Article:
The NSW Government hopes that the operation of the Fund will reduce unnecessary delays and costs in key infrastructure, housing and manufacturing projects, without compromising environmental outcomes.
For potential credit purchasers
The NSW Government hopes that the Fund will begin selling biodiversity credits from September 2022. This is an ambitious timeframe given that the process of establishing a BSS has typically taken experienced and well-resourced market participants 6 to 12 months or more. However, it indicates the Government’s commitment to addressing the looming shortfall in biodiversity credit availability, and its proposals to streamline the BSA process.
The Fund is not intended to be “for profit” but it is intended to be self-sustaining. It will sell credits at a mark up to account for its costs of facilitating the creation of the credits. While the NSW Government anticipates the markup to be in the vicinity of 7-10% above the market value of the credits, the true extent of the price difference remains to be seen.
For landowners who do not currently have a BSA
The Taskforce will seek to streamline the process of applying for a BSA and establishing a BSS. It will do so by taking an active role in addressing barriers to entry and hurdles throughout the process.
The Fund will pay a price per credit which is determined by a variety of factors, including value for money considerations. A more detailed pricing strategy is expected from the NSW Government in the coming months.
For landowners who do currently have a BSA
Where a BSS already exists, the Taskforce will only become involved where there is a proposal to vary the existing BSA to recognise additional credit creating potential on site, or the Taskforce proposes to purchase the credits which are created on a site and have not yet been sold. The BCT will continue to administer the implementation of existing BSAs and the distribution of biodiversity management payments for the BSSs covered by those BSAs from the Biodiversity Stewardship Payments Fund.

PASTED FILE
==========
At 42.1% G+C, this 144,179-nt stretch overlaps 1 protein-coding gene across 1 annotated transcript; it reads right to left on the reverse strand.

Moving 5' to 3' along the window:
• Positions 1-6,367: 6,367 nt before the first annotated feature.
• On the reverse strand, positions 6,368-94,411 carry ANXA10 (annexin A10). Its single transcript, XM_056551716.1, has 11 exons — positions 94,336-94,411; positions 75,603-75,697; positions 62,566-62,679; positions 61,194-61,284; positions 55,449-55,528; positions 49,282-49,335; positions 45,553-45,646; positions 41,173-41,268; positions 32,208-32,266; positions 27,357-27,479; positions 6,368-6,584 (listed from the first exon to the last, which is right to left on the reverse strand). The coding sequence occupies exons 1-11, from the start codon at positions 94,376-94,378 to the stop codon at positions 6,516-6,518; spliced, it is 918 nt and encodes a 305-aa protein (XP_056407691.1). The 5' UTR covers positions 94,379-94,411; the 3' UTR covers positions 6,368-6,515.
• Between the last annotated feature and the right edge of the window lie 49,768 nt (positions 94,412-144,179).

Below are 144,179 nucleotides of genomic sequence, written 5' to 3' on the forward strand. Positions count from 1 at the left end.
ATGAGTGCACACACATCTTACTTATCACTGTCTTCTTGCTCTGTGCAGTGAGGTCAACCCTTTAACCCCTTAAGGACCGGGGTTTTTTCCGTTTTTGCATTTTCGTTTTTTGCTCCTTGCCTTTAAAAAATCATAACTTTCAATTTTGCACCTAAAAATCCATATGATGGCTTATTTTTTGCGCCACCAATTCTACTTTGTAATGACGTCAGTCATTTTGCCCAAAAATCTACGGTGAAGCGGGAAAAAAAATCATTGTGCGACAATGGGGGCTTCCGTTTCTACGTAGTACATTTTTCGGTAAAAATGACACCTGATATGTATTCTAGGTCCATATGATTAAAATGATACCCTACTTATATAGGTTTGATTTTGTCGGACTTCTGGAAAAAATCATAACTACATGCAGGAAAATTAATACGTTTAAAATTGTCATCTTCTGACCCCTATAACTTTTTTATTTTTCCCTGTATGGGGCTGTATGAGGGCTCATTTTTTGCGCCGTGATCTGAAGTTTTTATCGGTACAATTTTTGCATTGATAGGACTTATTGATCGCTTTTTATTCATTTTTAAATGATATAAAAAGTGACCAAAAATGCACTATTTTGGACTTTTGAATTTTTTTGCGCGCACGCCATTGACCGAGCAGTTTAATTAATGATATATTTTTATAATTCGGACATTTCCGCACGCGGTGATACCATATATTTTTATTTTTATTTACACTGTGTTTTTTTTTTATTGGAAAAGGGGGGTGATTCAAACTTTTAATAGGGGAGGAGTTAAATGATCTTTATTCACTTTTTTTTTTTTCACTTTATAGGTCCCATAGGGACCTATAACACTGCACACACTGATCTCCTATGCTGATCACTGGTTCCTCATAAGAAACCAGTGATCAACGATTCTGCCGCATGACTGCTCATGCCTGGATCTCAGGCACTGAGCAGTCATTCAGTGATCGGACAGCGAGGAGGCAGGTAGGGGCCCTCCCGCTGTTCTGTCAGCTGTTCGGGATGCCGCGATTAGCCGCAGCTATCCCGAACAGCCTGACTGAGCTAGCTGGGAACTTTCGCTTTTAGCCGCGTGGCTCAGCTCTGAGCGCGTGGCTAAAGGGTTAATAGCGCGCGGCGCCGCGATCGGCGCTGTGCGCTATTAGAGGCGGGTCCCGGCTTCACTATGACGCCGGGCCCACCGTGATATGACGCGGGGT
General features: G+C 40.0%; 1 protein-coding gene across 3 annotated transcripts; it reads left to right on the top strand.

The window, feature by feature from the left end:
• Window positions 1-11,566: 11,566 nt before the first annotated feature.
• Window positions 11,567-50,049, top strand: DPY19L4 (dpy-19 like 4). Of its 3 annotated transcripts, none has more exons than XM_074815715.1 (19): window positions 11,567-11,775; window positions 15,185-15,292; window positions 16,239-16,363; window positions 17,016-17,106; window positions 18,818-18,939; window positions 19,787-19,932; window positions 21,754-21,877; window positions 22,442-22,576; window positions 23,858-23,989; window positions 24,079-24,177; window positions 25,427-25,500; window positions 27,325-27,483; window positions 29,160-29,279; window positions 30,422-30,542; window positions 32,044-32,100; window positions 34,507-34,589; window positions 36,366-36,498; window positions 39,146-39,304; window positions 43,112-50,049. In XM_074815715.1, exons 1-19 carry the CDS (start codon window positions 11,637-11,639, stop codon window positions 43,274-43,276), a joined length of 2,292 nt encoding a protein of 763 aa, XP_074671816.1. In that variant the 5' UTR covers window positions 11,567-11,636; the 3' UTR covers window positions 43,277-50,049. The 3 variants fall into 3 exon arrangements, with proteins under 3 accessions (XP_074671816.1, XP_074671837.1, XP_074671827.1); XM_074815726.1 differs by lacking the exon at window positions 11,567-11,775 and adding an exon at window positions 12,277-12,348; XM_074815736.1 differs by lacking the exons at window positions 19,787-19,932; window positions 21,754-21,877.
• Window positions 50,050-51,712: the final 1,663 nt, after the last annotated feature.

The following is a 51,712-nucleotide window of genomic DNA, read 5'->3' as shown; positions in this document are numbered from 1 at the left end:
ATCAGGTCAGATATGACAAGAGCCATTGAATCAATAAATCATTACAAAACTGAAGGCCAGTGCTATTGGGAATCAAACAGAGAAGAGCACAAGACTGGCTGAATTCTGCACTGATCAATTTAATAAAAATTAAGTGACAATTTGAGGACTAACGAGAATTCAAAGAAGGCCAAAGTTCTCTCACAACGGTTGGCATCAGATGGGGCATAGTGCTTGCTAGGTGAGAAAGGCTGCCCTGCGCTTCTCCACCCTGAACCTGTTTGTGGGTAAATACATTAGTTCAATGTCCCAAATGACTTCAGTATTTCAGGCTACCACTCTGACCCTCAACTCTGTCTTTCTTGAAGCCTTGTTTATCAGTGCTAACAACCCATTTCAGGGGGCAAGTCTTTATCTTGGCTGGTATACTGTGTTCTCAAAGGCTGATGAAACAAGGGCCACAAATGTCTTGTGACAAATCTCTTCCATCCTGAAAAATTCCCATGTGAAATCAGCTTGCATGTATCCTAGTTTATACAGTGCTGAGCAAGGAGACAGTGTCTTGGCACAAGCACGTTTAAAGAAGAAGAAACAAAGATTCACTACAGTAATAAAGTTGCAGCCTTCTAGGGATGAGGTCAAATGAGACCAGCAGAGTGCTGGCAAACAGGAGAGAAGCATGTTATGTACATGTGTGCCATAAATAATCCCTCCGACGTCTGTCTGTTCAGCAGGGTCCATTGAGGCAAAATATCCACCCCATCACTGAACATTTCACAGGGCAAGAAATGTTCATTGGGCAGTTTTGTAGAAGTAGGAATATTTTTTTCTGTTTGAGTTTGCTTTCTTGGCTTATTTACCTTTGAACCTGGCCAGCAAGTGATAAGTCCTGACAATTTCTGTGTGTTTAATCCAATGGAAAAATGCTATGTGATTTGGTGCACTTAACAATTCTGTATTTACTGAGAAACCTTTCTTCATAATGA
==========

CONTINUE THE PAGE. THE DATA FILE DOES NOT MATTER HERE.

Given that the Taskforce is targeted at the creation of in-demand credits, landowners who are party to existing BSAs which have the potential to create additional in-demand credits may be supported by the Taskforce to vary their BSAs to expand their creation.
If you would like some advice on biodiversity offsets, some help establishing an offset site or assistance in dealing in credits, please get in touch.
Presentation given by Louisa Mamouney, A/Executive Director, Biodiversity Credits Supply Task Force, NSW Department of Planning and Environment at the Environment Institute of Australia and New Zealand National Biodiversity Offsets Conference 2.0, Canberra, 27 July 2022.
Presentation given by Justin Williams, Manager, Biodiversity Offsets Program, Biodiversity Conservation Trust at the Environment Institute of Australia and New Zealand National Biodiversity Offsets Conference 2.0, Canberra, 27 July 2022.